Tuberculosis and Nontuberculous Mycobacterial Disease Services
Tuberculosis (TB) is an infectious disease spread from person to person through the air. It usually affects the lungs, but the kidneys, spine and/or brain can also be infected. People with a weakened immune system from conditions such as human immunodeficiency virus (HIV) are at highest risk for contracting TB, but anyone can be infected and become ill. Treatment with new biologic drugs for arthritis and other inflammatory conditions is a growing cause of TB reactivation.
Nontuberculous mycobacterial disease (NTM), a general term for a group of lung infections caused by exposure to mycobacteria found in the environment, is not contagious from person to person. Although most environmental mycobacteria are not pathogenic, NTM are on the rise as a cause of chronic lung infection and can be disabling or even fatal. The treatment of nontuberculous mycobacteria is often long and challenging because of side effects, and a cure is not always possible.
TB care is coordinated with the Massachusetts Department of Public Health, which subsidizes all laboratory testing and drugs. Our expert medical and surgical team receives referrals of the most complex TB cases: from patients with latent TB infection and multidrug-resistant TB (MDR-TB) to those with serious complications. For rare patients who require surgery, our thoracic surgeons specialize in a variety of interventions including video assisted thoracic surgery, thoracotomy, lobectomy and segmentectomy.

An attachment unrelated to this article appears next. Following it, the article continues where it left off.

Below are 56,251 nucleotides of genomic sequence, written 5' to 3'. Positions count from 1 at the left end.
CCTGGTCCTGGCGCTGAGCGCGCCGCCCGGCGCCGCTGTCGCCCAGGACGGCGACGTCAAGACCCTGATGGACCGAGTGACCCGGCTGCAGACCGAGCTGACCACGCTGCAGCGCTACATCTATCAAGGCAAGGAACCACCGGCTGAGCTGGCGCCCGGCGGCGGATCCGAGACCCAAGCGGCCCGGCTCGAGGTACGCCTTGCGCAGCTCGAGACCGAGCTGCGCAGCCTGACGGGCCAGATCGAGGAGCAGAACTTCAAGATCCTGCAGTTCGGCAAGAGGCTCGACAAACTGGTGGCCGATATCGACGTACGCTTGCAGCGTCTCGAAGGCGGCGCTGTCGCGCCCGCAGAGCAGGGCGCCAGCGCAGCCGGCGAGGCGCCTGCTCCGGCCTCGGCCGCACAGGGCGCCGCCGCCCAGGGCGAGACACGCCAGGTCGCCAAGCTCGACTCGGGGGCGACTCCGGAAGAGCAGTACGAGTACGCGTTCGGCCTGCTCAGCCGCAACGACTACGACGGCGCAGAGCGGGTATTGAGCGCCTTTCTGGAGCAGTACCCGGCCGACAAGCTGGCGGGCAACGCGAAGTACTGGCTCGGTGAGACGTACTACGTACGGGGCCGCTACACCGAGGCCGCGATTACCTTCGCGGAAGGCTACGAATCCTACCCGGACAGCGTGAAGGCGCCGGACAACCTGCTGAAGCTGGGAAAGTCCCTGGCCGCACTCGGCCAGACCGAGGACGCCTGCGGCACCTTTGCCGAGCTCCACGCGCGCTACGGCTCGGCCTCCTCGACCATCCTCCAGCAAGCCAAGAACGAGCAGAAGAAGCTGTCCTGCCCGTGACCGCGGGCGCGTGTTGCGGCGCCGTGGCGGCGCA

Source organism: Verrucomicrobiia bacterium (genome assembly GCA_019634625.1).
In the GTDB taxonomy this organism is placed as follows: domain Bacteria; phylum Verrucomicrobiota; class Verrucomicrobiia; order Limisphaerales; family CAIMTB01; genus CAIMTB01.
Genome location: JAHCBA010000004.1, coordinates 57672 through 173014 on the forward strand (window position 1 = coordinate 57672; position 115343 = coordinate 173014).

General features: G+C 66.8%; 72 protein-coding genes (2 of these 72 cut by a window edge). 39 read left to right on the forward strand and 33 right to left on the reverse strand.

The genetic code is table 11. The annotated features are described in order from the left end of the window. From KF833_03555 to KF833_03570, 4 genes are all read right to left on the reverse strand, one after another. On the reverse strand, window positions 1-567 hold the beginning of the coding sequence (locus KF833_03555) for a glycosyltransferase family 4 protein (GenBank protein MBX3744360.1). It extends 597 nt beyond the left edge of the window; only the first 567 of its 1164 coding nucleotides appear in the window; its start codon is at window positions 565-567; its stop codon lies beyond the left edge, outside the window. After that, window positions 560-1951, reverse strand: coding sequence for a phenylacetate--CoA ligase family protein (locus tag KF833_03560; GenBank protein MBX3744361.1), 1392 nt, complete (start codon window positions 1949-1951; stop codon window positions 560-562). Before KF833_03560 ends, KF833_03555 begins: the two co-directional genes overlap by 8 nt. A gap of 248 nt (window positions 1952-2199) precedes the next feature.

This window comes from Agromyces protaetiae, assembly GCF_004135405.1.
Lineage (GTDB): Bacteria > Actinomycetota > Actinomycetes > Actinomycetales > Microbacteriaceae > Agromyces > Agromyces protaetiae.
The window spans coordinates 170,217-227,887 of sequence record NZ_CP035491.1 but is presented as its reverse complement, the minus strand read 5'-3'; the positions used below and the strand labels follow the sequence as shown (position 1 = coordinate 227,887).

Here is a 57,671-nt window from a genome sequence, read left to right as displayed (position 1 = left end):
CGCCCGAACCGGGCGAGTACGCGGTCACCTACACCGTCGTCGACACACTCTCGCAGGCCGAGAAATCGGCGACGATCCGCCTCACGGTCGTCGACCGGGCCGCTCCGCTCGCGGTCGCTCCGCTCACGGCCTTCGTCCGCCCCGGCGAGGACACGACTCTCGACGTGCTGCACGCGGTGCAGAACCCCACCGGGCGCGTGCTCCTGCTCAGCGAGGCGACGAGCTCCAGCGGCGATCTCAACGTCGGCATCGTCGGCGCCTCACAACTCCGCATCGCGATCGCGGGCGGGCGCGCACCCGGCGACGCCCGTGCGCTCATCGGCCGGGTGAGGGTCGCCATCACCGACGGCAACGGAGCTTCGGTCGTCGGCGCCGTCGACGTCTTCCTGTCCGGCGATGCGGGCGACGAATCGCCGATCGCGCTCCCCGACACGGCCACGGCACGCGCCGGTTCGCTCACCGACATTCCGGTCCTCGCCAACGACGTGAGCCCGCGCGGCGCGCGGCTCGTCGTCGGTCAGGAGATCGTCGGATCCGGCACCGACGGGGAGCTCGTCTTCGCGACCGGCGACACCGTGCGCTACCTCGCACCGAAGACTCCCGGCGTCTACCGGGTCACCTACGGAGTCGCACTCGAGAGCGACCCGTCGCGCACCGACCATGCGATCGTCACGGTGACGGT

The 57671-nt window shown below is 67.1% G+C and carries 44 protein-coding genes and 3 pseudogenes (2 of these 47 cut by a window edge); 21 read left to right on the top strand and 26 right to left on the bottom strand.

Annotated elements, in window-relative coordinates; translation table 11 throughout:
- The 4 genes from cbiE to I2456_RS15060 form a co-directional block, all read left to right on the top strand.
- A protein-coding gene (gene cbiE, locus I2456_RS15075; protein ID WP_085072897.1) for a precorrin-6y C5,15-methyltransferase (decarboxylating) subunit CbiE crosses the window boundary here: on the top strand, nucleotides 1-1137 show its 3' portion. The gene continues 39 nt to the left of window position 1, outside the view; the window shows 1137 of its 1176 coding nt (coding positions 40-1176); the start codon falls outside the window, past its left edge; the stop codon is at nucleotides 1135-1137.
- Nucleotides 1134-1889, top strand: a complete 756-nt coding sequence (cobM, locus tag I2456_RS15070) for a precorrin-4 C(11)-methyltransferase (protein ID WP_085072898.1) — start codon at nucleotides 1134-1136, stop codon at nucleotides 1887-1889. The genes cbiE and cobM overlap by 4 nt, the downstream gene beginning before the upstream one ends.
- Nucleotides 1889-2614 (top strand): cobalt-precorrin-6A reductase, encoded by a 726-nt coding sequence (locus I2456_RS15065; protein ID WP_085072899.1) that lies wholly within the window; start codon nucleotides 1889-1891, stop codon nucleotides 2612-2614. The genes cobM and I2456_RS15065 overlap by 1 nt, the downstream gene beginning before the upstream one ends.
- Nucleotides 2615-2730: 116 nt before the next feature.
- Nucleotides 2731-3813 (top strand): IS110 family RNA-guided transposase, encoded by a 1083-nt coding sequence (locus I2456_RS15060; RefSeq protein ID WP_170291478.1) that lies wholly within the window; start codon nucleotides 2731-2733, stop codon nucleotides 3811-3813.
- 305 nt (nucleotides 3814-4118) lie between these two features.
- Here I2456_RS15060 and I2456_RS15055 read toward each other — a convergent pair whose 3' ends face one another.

Research and Outreach Benefits TB Patients Worldwide
Researchers at the Division of Global Health Equity and affiliated with the NGO, Partners In Health, PIH) are helping to reduce the spread of TB globally by investigating tuberculosis transmission in low-resource settings as well as multidrug-resistant tuberculosis. Surgeons in the Division of Thoracic Surgery are partnering with health care workers in these settings to strengthen surgical services.
Read about the Brigham's global initiatives in TB research and treatment.
The Lung Center is located at Brigham and Women’s Hospital at the 15 Francis Street entrance. Thoracic surgery, pulmonary and critical care medicine and thoracic imaging are adjacent to one another, making accessibility and appointment scheduling seamless.